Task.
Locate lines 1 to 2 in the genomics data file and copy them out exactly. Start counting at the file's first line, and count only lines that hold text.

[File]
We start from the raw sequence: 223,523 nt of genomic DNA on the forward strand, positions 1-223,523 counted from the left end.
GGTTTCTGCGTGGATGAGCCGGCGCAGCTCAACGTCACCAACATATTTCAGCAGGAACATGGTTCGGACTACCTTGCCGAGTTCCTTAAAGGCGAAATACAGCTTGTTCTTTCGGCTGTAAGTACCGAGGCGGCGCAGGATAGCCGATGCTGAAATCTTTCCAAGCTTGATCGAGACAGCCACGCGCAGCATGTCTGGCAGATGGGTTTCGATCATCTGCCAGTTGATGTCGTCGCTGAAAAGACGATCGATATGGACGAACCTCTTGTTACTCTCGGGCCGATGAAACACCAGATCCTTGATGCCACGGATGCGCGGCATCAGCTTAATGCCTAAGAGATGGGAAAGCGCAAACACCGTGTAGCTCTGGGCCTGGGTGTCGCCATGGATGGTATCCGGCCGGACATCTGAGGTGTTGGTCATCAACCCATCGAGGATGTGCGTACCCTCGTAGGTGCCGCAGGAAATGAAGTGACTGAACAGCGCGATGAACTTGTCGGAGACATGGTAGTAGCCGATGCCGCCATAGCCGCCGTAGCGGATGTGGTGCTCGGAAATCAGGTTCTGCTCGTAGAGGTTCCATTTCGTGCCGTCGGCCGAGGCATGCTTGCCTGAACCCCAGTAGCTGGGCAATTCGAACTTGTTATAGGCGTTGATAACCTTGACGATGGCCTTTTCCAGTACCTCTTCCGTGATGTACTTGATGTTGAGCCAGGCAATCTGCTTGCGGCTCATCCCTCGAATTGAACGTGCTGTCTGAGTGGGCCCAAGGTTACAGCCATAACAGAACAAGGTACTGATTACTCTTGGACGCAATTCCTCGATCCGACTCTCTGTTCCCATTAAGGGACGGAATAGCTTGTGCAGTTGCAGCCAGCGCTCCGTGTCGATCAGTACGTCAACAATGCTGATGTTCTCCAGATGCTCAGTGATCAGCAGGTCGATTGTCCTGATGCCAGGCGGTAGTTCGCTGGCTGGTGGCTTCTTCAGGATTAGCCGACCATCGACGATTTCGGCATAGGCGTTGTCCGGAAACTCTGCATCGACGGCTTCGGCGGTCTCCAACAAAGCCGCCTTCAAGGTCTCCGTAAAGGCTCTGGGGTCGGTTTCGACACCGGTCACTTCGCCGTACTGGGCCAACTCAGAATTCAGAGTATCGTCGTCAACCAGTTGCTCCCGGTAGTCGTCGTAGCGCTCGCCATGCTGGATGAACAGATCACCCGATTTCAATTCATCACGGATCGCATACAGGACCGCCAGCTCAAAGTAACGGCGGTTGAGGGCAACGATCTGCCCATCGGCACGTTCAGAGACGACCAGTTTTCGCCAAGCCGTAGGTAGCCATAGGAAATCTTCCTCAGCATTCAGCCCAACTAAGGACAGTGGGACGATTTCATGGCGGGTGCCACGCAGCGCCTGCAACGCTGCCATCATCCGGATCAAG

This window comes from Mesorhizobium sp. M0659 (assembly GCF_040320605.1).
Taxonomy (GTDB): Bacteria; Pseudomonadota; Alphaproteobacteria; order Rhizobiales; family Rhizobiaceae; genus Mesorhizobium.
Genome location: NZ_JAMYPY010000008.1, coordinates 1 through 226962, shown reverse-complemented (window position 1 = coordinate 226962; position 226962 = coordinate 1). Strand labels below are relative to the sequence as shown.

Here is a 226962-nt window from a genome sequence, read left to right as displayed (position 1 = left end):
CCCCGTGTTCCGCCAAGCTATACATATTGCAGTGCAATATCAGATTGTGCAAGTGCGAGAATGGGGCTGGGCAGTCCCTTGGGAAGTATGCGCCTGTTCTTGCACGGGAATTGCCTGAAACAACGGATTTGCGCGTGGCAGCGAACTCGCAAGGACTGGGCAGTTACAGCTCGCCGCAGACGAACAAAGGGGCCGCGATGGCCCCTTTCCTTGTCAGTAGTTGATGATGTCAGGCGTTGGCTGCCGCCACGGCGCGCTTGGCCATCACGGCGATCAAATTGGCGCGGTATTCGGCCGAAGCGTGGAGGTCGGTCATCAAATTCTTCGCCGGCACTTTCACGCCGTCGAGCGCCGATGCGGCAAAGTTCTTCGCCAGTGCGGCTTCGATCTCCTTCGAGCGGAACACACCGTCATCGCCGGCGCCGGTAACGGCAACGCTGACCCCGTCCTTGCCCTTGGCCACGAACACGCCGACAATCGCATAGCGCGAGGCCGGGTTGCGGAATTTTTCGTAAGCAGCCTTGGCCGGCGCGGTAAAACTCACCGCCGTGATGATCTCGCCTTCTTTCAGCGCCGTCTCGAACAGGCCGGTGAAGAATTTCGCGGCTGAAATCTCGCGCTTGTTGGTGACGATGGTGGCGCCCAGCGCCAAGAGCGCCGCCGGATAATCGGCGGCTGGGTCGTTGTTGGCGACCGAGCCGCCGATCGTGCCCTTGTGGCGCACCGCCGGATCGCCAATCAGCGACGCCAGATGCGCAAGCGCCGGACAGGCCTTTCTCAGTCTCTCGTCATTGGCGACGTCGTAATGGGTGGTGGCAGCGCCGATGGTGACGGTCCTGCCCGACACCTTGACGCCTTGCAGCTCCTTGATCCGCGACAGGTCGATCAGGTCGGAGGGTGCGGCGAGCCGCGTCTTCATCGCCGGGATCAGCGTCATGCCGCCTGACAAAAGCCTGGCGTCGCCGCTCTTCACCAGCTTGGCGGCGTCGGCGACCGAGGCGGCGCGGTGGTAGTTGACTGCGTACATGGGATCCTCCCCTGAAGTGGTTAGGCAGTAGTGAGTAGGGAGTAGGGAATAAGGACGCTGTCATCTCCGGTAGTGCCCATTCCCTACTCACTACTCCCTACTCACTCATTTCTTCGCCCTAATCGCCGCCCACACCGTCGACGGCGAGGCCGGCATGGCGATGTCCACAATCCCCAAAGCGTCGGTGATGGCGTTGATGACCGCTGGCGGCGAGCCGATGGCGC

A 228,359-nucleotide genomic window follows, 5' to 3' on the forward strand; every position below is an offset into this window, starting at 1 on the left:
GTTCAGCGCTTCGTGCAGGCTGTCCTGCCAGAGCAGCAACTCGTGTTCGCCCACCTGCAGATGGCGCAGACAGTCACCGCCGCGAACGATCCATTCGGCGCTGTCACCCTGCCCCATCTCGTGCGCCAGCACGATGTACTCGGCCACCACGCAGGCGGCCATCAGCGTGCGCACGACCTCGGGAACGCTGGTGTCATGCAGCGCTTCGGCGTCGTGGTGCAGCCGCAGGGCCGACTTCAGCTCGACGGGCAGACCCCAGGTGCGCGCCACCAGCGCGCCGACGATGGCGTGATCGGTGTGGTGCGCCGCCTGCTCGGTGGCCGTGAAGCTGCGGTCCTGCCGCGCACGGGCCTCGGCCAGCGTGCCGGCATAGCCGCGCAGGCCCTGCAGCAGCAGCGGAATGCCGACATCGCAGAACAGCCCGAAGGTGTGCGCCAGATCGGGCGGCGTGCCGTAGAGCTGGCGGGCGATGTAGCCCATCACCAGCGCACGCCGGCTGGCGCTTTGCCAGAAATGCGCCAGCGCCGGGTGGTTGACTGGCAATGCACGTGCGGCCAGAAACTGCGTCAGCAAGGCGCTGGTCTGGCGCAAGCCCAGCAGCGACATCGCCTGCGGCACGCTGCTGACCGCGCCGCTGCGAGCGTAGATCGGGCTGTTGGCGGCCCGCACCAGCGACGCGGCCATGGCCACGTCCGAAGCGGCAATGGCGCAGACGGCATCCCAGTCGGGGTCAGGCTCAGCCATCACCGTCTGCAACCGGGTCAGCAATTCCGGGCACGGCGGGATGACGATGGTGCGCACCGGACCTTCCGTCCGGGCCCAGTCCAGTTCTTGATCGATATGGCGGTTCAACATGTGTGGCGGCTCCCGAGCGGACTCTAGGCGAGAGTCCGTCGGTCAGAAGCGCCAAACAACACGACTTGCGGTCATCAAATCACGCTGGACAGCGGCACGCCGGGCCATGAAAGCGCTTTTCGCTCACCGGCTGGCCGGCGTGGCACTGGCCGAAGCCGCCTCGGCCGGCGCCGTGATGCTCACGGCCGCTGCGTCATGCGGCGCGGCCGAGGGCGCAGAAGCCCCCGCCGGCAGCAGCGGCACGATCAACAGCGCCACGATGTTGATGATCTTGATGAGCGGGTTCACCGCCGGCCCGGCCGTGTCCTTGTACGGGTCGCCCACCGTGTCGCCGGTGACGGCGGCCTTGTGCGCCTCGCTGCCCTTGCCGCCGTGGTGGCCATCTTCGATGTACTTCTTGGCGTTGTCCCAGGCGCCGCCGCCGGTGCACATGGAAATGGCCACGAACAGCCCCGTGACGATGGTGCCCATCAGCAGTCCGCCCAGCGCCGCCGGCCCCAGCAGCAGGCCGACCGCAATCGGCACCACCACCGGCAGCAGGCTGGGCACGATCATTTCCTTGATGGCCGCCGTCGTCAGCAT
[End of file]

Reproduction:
We start from the raw sequence: 223,523 nt of genomic DNA on the forward strand, positions 1-223,523 counted from the left end.
GGTTTCTGCGTGGATGAGCCGGCGCAGCTCAACGTCACCAACATATTTCAGCAGGAACATGGTTCGGACTACCTTGCCGAGTTCCTTAAAGGCGAAATACAGCTTGTTCTTTCGGCTGTAAGTACCGAGGCGGCGCAGGATAGCCGATGCTGAAATCTTTCCAAGCTTGATCGAGACAGCCACGCGCAGCATGTCTGGCAGATGGGTTTCGATCATCTGCCAGTTGATGTCGTCGCTGAAAAGACGATCGATATGGACGAACCTCTTGTTACTCTCGGGCCGATGAAACACCAGATCCTTGATGCCACGGATGCGCGGCATCAGCTTAATGCCTAAGAGATGGGAAAGCGCAAACACCGTGTAGCTCTGGGCCTGGGTGTCGCCATGGATGGTATCCGGCCGGACATCTGAGGTGTTGGTCATCAACCCATCGAGGATGTGCGTACCCTCGTAGGTGCCGCAGGAAATGAAGTGACTGAACAGCGCGATGAACTTGTCGGAGACATGGTAGTAGCCGATGCCGCCATAGCCGCCGTAGCGGATGTGGTGCTCGGAAATCAGGTTCTGCTCGTAGAGGTTCCATTTCGTGCCGTCGGCCGAGGCATGCTTGCCTGAACCCCAGTAGCTGGGCAATTCGAACTTGTTATAGGCGTTGATAACCTTGACGATGGCCTTTTCCAGTACCTCTTCCGTGATGTACTTGATGTTGAGCCAGGCAATCTGCTTGCGGCTCATCCCTCGAATTGAACGTGCTGTCTGAGTGGGCCCAAGGTTACAGCCATAACAGAACAAGGTACTGATTACTCTTGGACGCAATTCCTCGATCCGACTCTCTGTTCCCATTAAGGGACGGAATAGCTTGTGCAGTTGCAGCCAGCGCTCCGTGTCGATCAGTACGTCAACAATGCTGATGTTCTCCAGATGCTCAGTGATCAGCAGGTCGATTGTCCTGATGCCAGGCGGTAGTTCGCTGGCTGGTGGCTTCTTCAGGATTAGCCGACCATCGACGATTTCGGCATAGGCGTTGTCCGGAAACTCTGCATCGACGGCTTCGGCGGTCTCCAACAAAGCCGCCTTCAAGGTCTCCGTAAAGGCTCTGGGGTCGGTTTCGACACCGGTCACTTCGCCGTACTGGGCCAACTCAGAATTCAGAGTATCGTCGTCAACCAGTTGCTCCCGGTAGTCGTCGTAGCGCTCGCCATGCTGGATGAACAGATCACCCGATTTCAATTCATCACGGATCGCATACAGGACCGCCAGCTCAAAGTAACGGCGGTTGAGGGCAACGATCTGCCCATCGGCACGTTCAGAGACGACCAGTTTTCGCCAAGCCGTAGGTAGCCATAGGAAATCTTCCTCAGCATTCAGCCCAACTAAGGACAGTGGGACGATTTCATGGCGGGTGCCACGCAGCGCCTGCAACGCTGCCATCATCCGGATCAAG